People v. Knorr, 20-154224

CourtNew York County Court
Writing for the CourtRobert L. Cook, J.
Citation152 N.Y.S.3d 556,73 Misc.3d 285
Decision Date16 August 2021
Docket Number20-154224
Parties The PEOPLE of the State of New York, Plaintiff v. Desarie A. KNORR, Defendant.

73 Misc.3d 285
152 N.Y.S.3d 556

The PEOPLE of the State of New York, Plaintiff
Desarie A. KNORR, Defendant.


Justice Court, New York, Town of Henrietta, Monroe County.

Decided on August 16, 2021

For the People: Anthony Freeman, Assistant District Attorney

For the Defendant: T.J. Marletta, Assistant Public Defender

Robert L. Cook, J.

The Defendant moves for an order invalidating the People's certificate of compliance and statement of readiness for trial ("COC") and dismissing the People's misdemeanor accusatory instrument on the grounds that she has been denied a speedy trial by virtue of incomplete and untimely discovery. The motion is granted. The certificate of COC is declared invalid and the misdemeanor accusatory instrument is dismissed.

On October 22, 2020, Defendant was arraigned on charges of driving while ability impaired by drugs, VTL § 1192(4) ; driving without a license, VTL § 509(1) ; unregistered vehicle, VTL § 401(1)(a) ; and following too closely, VTL § 1129(A). All charges were alleged to have occurred on August 26, 2020. At arraignment, the People offered a plea to the misdemeanor, VTL § 1192(4), in full satisfaction of all charges. Discovery being incomplete, the matter was adjourned to December 1, 2020.

On November 23, 2020, court activities were restricted due to the COVID-19 pandemic. Accordingly, the matter was administratively adjourned to February 22, 2021. On November 24, 2020, the People filed an initial COC, which indicated readiness for trial and that all discovery was complete, except for a tow slip and rolling logs. A supplemental COC was filed on December 21, 2020 stating that the "rolling logs of Dep Corona" had been provided to the Defendant.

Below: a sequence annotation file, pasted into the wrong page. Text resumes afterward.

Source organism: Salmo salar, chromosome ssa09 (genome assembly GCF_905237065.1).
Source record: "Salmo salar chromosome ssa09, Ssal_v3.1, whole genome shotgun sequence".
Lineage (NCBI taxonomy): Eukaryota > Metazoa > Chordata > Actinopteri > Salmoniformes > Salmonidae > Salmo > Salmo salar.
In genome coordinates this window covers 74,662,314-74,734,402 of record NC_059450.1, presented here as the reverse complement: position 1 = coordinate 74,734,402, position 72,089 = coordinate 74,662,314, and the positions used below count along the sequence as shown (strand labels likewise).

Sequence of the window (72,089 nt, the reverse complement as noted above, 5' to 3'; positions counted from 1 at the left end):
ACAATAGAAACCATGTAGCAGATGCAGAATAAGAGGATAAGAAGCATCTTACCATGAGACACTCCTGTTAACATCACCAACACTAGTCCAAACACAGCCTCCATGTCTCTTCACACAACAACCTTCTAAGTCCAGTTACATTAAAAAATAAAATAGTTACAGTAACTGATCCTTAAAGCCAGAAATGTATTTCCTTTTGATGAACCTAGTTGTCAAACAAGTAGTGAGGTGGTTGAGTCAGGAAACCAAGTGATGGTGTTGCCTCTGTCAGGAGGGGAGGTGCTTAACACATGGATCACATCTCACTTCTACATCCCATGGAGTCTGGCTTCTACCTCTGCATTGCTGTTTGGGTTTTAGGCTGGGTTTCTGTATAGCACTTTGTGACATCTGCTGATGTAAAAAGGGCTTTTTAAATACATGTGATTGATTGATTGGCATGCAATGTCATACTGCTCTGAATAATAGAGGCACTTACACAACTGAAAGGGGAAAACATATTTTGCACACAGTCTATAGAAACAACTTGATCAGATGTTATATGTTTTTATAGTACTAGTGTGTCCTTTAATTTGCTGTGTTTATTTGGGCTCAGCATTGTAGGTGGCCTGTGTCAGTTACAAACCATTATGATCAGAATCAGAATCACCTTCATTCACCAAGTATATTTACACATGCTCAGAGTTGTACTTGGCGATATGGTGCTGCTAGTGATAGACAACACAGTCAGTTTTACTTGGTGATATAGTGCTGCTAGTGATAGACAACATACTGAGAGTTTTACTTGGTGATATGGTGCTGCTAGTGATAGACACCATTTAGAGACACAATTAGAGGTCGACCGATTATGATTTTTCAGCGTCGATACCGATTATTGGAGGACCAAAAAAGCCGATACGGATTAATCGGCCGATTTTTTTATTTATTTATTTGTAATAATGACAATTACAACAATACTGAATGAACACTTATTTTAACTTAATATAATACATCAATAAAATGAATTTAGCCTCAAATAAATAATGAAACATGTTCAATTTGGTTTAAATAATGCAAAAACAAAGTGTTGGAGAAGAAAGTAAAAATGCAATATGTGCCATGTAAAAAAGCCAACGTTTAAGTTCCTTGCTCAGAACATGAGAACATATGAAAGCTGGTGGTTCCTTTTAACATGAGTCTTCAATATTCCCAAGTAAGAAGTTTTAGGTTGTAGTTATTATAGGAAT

On February 22, 2021, a virtual conference was held and adjourned to March 10, 2021 to afford the Defendant additional time to consider the filing of motions and the People's offer. At the March 10, 2021 virtual conference, the Defendant indicated that no motions would be filed, requested a trial and asked for an adjournment to decide

152 N.Y.S.3d 559

between a bench and jury trial. The matter was adjourned to April 22, 2021 for that decision. At the April 22, 2021 virtual conference, the Court queried the People about their COC and was assured that all discovery was complete. The Defendant did not raise any issues with discovery at that time, but did request another month to consider whether to waive a jury trial. An adjournment to May 24, 2021 was granted.

On May 21, 2021, the Defendant requested and was granted a further adjournment to July 8, 2021 due to the death of the Defendant's father. Also on that date, the Defendant emailed a request to the People for the Drug Recognition Expert's Full Rolling Log (the "Log"), noting that a previous request for the Log to the Assistant District Attorney formerly handling the file had gone unanswered. Only Log entry No. 96 concerning the Defendant's toxicology evaluation was provided on December 21, 2020. Having received no response to its request, the Defendant emailed the Drug Recognition Expert ("DRE") directly on July 7, 2021. The Log was obtained from the DRE on July 8, 2021 and this motion was filed. The People provided Defendant with additional discovery material, filed a second supplemental COC and requested time to respond to Defendant's motion. Consequently, argument was scheduled for July 28, 2021.